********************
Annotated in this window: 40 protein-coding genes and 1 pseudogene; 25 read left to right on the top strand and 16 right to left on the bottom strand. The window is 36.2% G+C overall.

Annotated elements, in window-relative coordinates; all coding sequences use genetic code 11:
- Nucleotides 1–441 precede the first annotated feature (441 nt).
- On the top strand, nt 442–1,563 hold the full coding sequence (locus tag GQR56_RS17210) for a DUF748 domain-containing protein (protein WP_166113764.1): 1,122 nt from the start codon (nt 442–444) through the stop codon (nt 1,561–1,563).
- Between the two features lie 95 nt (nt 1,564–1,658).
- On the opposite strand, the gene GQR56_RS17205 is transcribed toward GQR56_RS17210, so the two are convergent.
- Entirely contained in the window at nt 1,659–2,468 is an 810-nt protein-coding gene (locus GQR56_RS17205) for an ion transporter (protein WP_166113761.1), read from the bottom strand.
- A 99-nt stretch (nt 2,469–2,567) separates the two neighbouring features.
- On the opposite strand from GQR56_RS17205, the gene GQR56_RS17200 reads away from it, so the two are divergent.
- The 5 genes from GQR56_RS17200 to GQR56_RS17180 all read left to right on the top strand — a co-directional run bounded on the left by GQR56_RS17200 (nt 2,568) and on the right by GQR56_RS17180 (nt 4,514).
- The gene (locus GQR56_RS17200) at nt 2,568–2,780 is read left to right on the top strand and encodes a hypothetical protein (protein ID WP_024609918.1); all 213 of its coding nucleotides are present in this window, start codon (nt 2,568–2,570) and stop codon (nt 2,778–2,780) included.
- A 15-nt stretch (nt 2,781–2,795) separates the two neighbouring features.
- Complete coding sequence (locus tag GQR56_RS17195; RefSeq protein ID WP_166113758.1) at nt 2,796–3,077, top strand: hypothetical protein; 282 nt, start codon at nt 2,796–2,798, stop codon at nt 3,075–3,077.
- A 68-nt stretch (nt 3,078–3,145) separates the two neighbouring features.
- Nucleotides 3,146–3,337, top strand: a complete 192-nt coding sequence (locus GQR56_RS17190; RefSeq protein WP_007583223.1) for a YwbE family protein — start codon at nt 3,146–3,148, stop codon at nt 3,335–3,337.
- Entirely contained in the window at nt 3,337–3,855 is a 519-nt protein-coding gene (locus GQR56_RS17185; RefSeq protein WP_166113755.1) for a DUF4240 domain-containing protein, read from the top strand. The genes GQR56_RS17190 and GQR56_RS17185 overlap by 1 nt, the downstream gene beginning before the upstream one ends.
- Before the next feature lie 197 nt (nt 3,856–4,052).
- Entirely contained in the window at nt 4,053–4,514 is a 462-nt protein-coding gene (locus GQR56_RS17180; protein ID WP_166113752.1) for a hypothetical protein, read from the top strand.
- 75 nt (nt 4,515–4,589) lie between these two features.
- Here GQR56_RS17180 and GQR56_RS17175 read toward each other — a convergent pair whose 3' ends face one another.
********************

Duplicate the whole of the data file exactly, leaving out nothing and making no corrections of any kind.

Annotated in this window: 40 protein-coding genes and 1 pseudogene; 25 read left to right on the top strand and 16 right to left on the bottom strand. The window is 36.2% G+C overall.

Annotated elements, in window-relative coordinates; all coding sequences use genetic code 11:
- Nucleotides 1–441 precede the first annotated feature (441 nt).
- On the top strand, nt 442–1,563 hold the full coding sequence (locus tag GQR56_RS17210) for a DUF748 domain-containing protein (protein WP_166113764.1): 1,122 nt from the start codon (nt 442–444) through the stop codon (nt 1,561–1,563).
- Between the two features lie 95 nt (nt 1,564–1,658).
- On the opposite strand, the gene GQR56_RS17205 is transcribed toward GQR56_RS17210, so the two are convergent.
- Entirely contained in the window at nt 1,659–2,468 is an 810-nt protein-coding gene (locus GQR56_RS17205) for an ion transporter (protein WP_166113761.1), read from the bottom strand.
- A 99-nt stretch (nt 2,469–2,567) separates the two neighbouring features.
- On the opposite strand from GQR56_RS17205, the gene GQR56_RS17200 reads away from it, so the two are divergent.
- The 5 genes from GQR56_RS17200 to GQR56_RS17180 all read left to right on the top strand — a co-directional run bounded on the left by GQR56_RS17200 (nt 2,568) and on the right by GQR56_RS17180 (nt 4,514).
- The gene (locus GQR56_RS17200) at nt 2,568–2,780 is read left to right on the top strand and encodes a hypothetical protein (protein ID WP_024609918.1); all 213 of its coding nucleotides are present in this window, start codon (nt 2,568–2,570) and stop codon (nt 2,778–2,780) included.
- A 15-nt stretch (nt 2,781–2,795) separates the two neighbouring features.
- Complete coding sequence (locus tag GQR56_RS17195; RefSeq protein ID WP_166113758.1) at nt 2,796–3,077, top strand: hypothetical protein; 282 nt, start codon at nt 2,796–2,798, stop codon at nt 3,075–3,077.
- A 68-nt stretch (nt 3,078–3,145) separates the two neighbouring features.
- Nucleotides 3,146–3,337, top strand: a complete 192-nt coding sequence (locus GQR56_RS17190; RefSeq protein WP_007583223.1) for a YwbE family protein — start codon at nt 3,146–3,148, stop codon at nt 3,335–3,337.
- Entirely contained in the window at nt 3,337–3,855 is a 519-nt protein-coding gene (locus GQR56_RS17185; RefSeq protein WP_166113755.1) for a DUF4240 domain-containing protein, read from the top strand. The genes GQR56_RS17190 and GQR56_RS17185 overlap by 1 nt, the downstream gene beginning before the upstream one ends.
- Before the next feature lie 197 nt (nt 3,856–4,052).
- Entirely contained in the window at nt 4,053–4,514 is a 462-nt protein-coding gene (locus GQR56_RS17180; protein ID WP_166113752.1) for a hypothetical protein, read from the top strand.
- 75 nt (nt 4,515–4,589) lie between these two features.
- Here GQR56_RS17180 and GQR56_RS17175 read toward each other — a convergent pair whose 3' ends face one another.